April 8, 2013 2:23 pm
Updated: April 10, 2013 10:01 am

The Crowd Sourced Symphony: An Aural Tribute to Toronto

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The soundscape of Toronto spans from the roar of rush hour to the lapping waves on Cherry Beach. But where others hear urban white noise, Tod Machover hears a symphony.

“When I imagined this project first, I imagined a combination of listening to the city and recording the city, and also thinking of what music the city might suggest,” he says. “So just literally writing music about the city and taking the sounds of the city and having the music and the sounds meet in the middle.”

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Tod Machover is considered the most wired composer in North America. Working out of the media lab at MIT in Boston, he was approached by the Toronto Symphony Orchestra a year ago to create an entirely new kind of music, a symphony that would be written by, for, and about the City of Toronto. Machover invited Torontonians to record the sounds of their city – everything from school children to subway chimes –so he could layer and arrange the noises into melody with an orchestra.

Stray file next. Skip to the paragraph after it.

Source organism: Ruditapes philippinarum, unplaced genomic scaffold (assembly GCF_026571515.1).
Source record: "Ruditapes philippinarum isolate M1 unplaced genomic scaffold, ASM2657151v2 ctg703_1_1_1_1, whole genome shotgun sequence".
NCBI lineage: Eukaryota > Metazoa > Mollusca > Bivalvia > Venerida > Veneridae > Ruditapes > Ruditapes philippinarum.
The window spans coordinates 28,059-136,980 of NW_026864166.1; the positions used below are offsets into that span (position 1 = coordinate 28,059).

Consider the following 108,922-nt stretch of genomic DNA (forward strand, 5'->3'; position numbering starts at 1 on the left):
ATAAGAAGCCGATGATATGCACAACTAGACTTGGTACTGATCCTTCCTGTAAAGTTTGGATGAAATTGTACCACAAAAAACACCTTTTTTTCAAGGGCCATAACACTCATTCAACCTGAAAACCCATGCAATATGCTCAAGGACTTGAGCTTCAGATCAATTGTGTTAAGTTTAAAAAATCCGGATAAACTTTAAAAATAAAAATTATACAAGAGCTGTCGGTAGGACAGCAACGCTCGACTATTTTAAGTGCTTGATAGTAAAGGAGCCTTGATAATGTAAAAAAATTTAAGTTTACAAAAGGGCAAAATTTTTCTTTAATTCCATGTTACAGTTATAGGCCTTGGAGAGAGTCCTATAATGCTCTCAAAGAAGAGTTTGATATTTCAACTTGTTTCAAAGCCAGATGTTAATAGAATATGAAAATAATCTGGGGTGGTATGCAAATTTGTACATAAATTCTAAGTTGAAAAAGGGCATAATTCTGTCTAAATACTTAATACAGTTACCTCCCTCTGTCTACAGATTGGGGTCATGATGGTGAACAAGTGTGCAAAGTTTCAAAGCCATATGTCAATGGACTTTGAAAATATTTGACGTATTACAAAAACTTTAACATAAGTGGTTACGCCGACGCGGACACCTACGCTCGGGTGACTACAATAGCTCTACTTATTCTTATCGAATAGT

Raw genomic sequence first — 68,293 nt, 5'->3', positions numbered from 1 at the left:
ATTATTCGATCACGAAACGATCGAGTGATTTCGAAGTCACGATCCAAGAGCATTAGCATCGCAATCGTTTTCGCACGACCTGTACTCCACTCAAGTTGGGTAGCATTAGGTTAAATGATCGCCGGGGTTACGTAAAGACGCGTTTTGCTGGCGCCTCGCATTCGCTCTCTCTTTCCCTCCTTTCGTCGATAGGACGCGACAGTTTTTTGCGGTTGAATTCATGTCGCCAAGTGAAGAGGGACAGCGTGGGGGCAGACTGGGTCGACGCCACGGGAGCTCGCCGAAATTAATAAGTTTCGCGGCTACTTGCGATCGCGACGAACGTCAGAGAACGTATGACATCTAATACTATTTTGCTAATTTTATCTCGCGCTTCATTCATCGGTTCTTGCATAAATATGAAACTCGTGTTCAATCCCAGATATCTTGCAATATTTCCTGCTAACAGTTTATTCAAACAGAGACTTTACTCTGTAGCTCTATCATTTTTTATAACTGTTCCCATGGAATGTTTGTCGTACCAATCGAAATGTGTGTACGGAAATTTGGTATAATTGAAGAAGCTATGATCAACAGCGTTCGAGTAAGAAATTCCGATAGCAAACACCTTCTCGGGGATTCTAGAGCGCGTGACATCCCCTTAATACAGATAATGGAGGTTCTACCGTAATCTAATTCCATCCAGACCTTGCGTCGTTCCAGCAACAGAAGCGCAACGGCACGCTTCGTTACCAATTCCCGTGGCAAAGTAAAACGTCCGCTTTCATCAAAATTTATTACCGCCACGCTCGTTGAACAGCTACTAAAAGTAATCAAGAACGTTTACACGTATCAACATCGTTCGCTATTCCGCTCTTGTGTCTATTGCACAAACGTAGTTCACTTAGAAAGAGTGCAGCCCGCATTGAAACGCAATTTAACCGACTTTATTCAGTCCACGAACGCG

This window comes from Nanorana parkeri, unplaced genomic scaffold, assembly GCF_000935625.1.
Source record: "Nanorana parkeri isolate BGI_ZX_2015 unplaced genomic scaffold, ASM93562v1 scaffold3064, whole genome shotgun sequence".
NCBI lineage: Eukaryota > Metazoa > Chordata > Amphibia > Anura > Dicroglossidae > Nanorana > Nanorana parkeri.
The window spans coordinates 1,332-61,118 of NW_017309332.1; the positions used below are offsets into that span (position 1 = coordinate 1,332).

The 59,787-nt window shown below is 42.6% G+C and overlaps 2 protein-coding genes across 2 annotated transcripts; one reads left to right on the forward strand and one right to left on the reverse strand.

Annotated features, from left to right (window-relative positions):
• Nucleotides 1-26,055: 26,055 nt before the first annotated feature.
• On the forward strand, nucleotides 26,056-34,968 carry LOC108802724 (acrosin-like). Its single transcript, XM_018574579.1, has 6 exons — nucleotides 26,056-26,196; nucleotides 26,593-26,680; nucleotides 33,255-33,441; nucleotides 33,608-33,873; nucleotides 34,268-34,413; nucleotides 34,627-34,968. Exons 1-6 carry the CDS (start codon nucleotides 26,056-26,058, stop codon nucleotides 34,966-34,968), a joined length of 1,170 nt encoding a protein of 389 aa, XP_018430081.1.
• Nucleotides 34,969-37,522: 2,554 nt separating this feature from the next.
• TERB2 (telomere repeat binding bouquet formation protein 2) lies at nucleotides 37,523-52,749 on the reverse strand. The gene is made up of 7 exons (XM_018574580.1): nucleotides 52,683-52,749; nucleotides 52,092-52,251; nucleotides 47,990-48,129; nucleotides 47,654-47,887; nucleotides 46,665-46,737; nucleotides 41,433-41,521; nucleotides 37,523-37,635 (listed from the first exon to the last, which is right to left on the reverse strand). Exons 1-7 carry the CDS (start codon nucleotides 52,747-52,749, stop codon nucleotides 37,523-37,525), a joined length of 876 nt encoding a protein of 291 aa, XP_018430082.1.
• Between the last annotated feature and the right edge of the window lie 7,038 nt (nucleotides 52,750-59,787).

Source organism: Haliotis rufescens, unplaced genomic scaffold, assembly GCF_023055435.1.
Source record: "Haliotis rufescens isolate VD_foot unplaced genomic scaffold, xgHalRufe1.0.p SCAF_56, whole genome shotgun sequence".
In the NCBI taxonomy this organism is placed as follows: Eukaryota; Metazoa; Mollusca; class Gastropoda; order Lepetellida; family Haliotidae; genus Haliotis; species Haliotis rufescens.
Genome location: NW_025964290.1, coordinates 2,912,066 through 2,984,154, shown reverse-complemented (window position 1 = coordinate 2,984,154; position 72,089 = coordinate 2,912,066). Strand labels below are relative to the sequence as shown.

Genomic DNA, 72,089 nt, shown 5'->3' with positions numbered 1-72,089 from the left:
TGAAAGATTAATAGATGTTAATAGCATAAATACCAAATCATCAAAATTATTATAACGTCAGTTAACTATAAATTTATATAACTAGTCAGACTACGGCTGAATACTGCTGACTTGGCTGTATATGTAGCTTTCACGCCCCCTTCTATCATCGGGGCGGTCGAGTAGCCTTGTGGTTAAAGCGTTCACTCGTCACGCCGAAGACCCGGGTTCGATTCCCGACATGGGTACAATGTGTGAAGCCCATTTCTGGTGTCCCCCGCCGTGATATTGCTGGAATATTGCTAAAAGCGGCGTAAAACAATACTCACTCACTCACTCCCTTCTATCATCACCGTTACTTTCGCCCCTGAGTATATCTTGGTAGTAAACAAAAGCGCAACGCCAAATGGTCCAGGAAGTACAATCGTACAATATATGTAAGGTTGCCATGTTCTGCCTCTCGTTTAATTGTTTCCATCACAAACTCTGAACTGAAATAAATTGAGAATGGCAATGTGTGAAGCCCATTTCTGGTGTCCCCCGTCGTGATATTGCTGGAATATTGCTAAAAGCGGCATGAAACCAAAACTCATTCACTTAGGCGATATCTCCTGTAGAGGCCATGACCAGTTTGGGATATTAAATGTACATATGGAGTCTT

The final result would be conducted under the baton of Peter Oundjian. The Toronto Symphony Orchestra conductor says finding the balance and textures in a piece like this is key.

“You have to find that place where it unravels and in a good way,”saysOundjian. “Kind of effortlessly, everyone’s just swinging along with the music, sharing the moments.”

To share and record those moments with ease, Tod Machover and his MIT grad students had to design software so intuitive even people without musical training could pick it up.

Eighth grader Felicia Cerban was one of those people. She had no ideas when she started experimenting with the program but she came up with a unique sound that made it into the final symphony.

“I just go with an easy drumbeat which sounded like people walking, talking in the city, and eventually it sounded good,” she says.

Cerban plays the flute in school but admits she’s only an amateur. For her, Machover’s Hyperscore software program is a unique approach to music because users draw notes instead of just writing them.

“It’s not just the old way of writing notes, which is fine too,” says Felicia. “It’s just the more interesting way.”

After receiving at least 10,000 entries, Tod Machover and his team sifted through and forged samples into a symphony. Machover admits he loves taking random sounds and changing them into music and hopes the people who recorded sounds for the completed work feel they helped shape it too.

“It will be something that we feel like we all made together, and none of us could have made it alone,” says Machover. “So if it’s a good piece and it really feels like something that we made together, then I’ll be happy.”

Watch the full story Friday, April 12th on 16×9.

© 2013 Shaw Media

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